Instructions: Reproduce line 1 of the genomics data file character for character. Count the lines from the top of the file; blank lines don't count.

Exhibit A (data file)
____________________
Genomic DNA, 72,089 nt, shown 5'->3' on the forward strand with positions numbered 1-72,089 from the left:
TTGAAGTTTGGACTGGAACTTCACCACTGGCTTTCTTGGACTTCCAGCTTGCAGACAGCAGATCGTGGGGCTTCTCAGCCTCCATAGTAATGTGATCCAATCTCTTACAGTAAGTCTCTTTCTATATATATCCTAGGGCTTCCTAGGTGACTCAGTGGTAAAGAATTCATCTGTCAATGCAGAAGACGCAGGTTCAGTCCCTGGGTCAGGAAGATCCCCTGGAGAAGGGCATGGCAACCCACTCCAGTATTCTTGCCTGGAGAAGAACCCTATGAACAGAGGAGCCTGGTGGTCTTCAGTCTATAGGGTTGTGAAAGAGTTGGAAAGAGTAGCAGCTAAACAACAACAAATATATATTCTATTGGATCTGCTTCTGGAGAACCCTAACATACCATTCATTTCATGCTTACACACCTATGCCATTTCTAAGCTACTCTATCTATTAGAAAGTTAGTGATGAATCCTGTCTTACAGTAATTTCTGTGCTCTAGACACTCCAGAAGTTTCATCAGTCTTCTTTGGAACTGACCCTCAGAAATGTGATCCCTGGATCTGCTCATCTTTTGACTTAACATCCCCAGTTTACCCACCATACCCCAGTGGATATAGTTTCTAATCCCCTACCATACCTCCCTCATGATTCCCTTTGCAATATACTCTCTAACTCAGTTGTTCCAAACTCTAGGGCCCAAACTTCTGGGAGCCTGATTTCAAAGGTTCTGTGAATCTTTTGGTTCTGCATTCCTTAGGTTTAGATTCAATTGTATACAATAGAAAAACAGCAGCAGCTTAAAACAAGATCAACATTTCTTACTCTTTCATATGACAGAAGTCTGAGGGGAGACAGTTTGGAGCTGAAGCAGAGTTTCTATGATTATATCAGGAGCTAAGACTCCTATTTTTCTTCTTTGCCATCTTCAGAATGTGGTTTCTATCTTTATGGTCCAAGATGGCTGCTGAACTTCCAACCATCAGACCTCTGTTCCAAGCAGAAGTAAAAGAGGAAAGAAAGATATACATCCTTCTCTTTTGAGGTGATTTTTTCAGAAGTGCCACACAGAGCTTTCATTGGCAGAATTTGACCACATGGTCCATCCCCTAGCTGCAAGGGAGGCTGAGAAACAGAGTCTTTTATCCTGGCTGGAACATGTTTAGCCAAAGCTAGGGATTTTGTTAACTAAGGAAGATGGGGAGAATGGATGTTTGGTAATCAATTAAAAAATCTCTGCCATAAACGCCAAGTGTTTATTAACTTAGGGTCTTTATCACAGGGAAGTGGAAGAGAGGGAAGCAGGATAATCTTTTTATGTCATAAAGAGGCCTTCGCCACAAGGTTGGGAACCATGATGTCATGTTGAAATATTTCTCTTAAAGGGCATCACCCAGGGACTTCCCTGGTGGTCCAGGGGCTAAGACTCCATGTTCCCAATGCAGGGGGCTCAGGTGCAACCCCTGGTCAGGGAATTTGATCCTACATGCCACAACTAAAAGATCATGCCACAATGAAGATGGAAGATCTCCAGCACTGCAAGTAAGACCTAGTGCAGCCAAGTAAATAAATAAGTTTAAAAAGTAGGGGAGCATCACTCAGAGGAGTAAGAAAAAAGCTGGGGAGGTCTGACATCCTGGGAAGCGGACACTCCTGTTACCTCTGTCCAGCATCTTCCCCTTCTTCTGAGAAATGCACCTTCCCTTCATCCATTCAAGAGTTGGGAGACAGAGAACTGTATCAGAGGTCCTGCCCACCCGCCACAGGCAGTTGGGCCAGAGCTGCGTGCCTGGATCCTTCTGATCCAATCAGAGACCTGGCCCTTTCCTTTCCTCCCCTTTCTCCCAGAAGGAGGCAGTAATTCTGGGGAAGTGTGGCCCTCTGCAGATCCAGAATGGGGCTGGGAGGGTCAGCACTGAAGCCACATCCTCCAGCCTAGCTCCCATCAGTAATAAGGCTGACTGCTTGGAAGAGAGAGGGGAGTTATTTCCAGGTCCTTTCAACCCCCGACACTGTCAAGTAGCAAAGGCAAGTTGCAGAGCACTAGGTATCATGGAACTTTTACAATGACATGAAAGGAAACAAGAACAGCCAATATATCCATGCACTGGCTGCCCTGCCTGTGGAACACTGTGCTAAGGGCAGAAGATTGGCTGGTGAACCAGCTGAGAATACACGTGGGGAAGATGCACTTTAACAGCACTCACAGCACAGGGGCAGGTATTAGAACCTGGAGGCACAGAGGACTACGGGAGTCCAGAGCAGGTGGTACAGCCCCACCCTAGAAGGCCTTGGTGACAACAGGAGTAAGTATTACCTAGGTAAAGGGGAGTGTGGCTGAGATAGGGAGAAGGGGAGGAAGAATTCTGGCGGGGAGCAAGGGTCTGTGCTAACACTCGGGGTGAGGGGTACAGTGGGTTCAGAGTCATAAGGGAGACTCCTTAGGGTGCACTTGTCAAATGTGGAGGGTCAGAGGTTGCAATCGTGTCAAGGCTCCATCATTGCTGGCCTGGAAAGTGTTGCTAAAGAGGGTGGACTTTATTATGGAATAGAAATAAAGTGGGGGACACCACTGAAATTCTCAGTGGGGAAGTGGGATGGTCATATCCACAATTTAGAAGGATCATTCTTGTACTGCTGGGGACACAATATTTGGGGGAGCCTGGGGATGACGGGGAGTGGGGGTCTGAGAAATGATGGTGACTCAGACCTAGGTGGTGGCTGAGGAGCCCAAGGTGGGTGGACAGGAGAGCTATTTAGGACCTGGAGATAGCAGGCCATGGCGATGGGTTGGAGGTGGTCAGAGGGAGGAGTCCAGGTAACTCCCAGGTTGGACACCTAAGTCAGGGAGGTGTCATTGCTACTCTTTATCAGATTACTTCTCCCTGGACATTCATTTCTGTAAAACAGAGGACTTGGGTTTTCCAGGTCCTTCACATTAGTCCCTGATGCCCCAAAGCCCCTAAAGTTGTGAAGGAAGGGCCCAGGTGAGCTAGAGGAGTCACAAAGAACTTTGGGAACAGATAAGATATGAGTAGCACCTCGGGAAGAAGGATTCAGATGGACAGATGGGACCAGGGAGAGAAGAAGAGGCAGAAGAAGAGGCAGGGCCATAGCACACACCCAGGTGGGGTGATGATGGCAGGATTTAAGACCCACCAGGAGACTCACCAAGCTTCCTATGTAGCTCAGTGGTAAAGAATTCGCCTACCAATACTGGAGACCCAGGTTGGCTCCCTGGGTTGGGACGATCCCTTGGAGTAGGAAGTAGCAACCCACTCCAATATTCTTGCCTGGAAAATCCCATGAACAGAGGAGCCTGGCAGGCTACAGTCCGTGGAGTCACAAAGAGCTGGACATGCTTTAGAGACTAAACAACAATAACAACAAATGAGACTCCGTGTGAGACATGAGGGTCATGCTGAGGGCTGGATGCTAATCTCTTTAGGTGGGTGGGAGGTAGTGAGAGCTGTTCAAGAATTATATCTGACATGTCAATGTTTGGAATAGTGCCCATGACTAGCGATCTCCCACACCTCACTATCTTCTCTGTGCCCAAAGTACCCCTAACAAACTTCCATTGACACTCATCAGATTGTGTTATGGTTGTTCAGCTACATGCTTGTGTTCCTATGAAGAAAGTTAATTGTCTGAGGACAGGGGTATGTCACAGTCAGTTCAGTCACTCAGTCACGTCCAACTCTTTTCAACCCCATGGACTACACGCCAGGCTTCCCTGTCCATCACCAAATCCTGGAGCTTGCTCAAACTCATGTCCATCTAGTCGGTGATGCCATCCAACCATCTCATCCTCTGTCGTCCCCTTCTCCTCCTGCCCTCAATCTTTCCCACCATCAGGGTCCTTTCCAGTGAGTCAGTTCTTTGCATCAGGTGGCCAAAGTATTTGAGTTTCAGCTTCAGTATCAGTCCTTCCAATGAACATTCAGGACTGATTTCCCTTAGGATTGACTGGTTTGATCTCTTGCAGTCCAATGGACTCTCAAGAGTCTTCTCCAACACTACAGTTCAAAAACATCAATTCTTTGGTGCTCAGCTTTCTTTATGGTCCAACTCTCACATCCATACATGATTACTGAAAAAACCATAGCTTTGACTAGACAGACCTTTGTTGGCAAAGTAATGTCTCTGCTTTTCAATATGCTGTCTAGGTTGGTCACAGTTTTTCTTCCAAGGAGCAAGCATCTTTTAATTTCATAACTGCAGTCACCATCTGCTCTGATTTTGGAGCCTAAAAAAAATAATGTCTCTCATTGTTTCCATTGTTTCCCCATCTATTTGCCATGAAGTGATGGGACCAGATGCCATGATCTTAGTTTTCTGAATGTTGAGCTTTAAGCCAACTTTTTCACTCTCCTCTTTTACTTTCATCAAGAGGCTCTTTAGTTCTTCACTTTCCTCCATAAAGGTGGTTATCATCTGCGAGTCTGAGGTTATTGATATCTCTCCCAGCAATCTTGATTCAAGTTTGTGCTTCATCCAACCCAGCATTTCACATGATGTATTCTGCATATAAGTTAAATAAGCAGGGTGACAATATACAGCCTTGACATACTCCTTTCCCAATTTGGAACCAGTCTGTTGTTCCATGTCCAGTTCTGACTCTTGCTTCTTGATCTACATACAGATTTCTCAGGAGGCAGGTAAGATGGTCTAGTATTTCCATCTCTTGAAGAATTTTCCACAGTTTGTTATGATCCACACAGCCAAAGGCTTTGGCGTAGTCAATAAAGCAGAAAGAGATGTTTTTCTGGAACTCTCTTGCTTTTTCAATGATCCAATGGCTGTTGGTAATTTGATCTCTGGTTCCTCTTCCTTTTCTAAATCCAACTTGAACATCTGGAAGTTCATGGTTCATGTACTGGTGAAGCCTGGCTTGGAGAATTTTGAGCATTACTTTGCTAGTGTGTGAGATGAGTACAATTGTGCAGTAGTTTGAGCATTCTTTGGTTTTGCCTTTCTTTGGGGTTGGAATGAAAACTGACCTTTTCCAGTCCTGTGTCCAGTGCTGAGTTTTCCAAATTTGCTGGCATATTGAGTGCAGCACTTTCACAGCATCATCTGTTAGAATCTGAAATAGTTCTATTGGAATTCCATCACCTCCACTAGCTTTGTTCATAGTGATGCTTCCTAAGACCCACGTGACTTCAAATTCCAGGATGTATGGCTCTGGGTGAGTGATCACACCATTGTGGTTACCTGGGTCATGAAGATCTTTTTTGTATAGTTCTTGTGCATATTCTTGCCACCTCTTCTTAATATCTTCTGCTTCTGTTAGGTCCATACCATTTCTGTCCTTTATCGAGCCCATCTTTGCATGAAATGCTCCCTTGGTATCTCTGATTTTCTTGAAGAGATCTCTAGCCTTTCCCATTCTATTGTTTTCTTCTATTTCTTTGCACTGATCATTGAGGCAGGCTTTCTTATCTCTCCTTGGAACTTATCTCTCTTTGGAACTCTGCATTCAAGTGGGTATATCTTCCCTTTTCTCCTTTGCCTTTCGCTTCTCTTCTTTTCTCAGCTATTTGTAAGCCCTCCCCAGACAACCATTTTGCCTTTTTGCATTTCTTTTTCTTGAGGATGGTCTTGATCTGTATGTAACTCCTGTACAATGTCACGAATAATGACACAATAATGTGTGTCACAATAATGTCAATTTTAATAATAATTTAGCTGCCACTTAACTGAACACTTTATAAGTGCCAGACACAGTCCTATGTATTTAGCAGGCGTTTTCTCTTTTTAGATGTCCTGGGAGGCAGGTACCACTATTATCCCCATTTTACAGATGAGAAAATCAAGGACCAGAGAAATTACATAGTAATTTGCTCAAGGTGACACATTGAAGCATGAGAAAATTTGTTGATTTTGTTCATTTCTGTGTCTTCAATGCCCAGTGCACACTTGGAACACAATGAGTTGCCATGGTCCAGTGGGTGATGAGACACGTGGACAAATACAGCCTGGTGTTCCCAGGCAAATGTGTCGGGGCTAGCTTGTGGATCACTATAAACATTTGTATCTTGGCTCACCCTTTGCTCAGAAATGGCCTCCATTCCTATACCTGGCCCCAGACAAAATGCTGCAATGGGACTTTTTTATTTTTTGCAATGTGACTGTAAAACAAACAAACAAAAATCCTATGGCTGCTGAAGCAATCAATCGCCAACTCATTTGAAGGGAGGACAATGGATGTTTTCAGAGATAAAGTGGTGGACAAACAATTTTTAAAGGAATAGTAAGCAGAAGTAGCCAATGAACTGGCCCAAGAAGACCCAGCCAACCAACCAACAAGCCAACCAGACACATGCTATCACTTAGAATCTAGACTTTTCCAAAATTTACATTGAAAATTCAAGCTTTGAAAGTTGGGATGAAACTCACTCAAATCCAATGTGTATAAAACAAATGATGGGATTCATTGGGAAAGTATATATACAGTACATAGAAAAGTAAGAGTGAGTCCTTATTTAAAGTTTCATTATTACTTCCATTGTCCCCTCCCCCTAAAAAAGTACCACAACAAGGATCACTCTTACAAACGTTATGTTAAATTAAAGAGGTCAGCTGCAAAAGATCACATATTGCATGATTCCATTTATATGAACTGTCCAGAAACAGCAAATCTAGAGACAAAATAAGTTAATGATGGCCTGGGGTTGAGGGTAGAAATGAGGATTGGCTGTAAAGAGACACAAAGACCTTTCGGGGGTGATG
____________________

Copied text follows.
Genomic DNA, 72,089 nt, shown 5'->3' on the forward strand with positions numbered 1-72,089 from the left: